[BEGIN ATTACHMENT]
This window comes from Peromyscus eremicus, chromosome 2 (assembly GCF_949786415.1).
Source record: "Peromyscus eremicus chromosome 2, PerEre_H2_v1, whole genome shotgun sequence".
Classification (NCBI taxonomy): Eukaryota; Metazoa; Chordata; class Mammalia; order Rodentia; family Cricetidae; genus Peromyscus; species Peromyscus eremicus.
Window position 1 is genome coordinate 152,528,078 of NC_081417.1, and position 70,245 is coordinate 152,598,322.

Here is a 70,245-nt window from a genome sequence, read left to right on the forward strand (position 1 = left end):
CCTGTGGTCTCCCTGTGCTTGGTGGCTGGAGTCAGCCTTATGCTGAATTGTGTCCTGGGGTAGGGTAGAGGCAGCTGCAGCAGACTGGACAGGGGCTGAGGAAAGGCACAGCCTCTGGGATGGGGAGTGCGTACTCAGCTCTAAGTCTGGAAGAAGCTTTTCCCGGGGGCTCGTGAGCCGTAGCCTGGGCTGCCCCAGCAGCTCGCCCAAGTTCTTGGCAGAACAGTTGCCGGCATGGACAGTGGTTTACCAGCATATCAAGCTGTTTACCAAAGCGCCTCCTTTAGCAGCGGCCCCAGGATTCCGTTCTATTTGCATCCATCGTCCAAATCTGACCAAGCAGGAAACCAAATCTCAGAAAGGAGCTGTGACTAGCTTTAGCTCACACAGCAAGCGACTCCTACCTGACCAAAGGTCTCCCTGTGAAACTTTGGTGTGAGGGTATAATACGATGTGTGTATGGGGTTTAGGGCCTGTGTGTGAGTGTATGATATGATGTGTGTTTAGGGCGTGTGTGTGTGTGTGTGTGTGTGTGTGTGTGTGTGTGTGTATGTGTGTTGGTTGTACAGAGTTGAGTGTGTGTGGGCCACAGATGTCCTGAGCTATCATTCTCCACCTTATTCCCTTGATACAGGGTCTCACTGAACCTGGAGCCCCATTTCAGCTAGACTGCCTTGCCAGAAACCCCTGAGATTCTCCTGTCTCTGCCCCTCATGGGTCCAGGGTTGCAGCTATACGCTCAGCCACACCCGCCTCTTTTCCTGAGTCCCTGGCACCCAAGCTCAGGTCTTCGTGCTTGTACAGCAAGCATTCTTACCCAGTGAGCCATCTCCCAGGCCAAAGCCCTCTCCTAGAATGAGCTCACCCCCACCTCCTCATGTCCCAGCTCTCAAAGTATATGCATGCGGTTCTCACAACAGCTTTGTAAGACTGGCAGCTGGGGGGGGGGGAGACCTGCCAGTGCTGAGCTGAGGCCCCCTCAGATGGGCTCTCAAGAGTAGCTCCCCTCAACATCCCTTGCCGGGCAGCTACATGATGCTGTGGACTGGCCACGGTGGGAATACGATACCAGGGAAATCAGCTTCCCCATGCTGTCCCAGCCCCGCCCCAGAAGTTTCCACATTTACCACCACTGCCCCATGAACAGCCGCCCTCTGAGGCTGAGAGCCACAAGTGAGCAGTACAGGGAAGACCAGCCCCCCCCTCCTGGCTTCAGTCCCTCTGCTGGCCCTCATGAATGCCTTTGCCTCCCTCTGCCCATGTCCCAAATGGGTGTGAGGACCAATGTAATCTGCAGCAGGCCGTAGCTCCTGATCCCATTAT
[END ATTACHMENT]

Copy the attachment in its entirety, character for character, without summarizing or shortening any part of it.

This window comes from Peromyscus eremicus, chromosome 2 (assembly GCF_949786415.1).
Source record: "Peromyscus eremicus chromosome 2, PerEre_H2_v1, whole genome shotgun sequence".
Classification (NCBI taxonomy): Eukaryota; Metazoa; Chordata; class Mammalia; order Rodentia; family Cricetidae; genus Peromyscus; species Peromyscus eremicus.
Window position 1 is genome coordinate 152,528,078 of NC_081417.1, and position 70,245 is coordinate 152,598,322.

Here is a 70,245-nt window from a genome sequence, read left to right on the forward strand (position 1 = left end):
CCTGTGGTCTCCCTGTGCTTGGTGGCTGGAGTCAGCCTTATGCTGAATTGTGTCCTGGGGTAGGGTAGAGGCAGCTGCAGCAGACTGGACAGGGGCTGAGGAAAGGCACAGCCTCTGGGATGGGGAGTGCGTACTCAGCTCTAAGTCTGGAAGAAGCTTTTCCCGGGGGCTCGTGAGCCGTAGCCTGGGCTGCCCCAGCAGCTCGCCCAAGTTCTTGGCAGAACAGTTGCCGGCATGGACAGTGGTTTACCAGCATATCAAGCTGTTTACCAAAGCGCCTCCTTTAGCAGCGGCCCCAGGATTCCGTTCTATTTGCATCCATCGTCCAAATCTGACCAAGCAGGAAACCAAATCTCAGAAAGGAGCTGTGACTAGCTTTAGCTCACACAGCAAGCGACTCCTACCTGACCAAAGGTCTCCCTGTGAAACTTTGGTGTGAGGGTATAATACGATGTGTGTATGGGGTTTAGGGCCTGTGTGTGAGTGTATGATATGATGTGTGTTTAGGGCGTGTGTGTGTGTGTGTGTGTGTGTGTGTGTGTGTGTGTGTATGTGTGTTGGTTGTACAGAGTTGAGTGTGTGTGGGCCACAGATGTCCTGAGCTATCATTCTCCACCTTATTCCCTTGATACAGGGTCTCACTGAACCTGGAGCCCCATTTCAGCTAGACTGCCTTGCCAGAAACCCCTGAGATTCTCCTGTCTCTGCCCCTCATGGGTCCAGGGTTGCAGCTATACGCTCAGCCACACCCGCCTCTTTTCCTGAGTCCCTGGCACCCAAGCTCAGGTCTTCGTGCTTGTACAGCAAGCATTCTTACCCAGTGAGCCATCTCCCAGGCCAAAGCCCTCTCCTAGAATGAGCTCACCCCCACCTCCTCATGTCCCAGCTCTCAAAGTATATGCATGCGGTTCTCACAACAGCTTTGTAAGACTGGCAGCTGGGGGGGGGGGAGACCTGCCAGTGCTGAGCTGAGGCCCCCTCAGATGGGCTCTCAAGAGTAGCTCCCCTCAACATCCCTTGCCGGGCAGCTACATGATGCTGTGGACTGGCCACGGTGGGAATACGATACCAGGGAAATCAGCTTCCCCATGCTGTCCCAGCCCCGCCCCAGAAGTTTCCACATTTACCACCACTGCCCCATGAACAGCCGCCCTCTGAGGCTGAGAGCCACAAGTGAGCAGTACAGGGAAGACCAGCCCCCCCCTCCTGGCTTCAGTCCCTCTGCTGGCCCTCATGAATGCCTTTGCCTCCCTCTGCCCATGTCCCAAATGGGTGTGAGGACCAATGTAATCTGCAGCAGGCCGTAGCTCCTGATCCCATTAT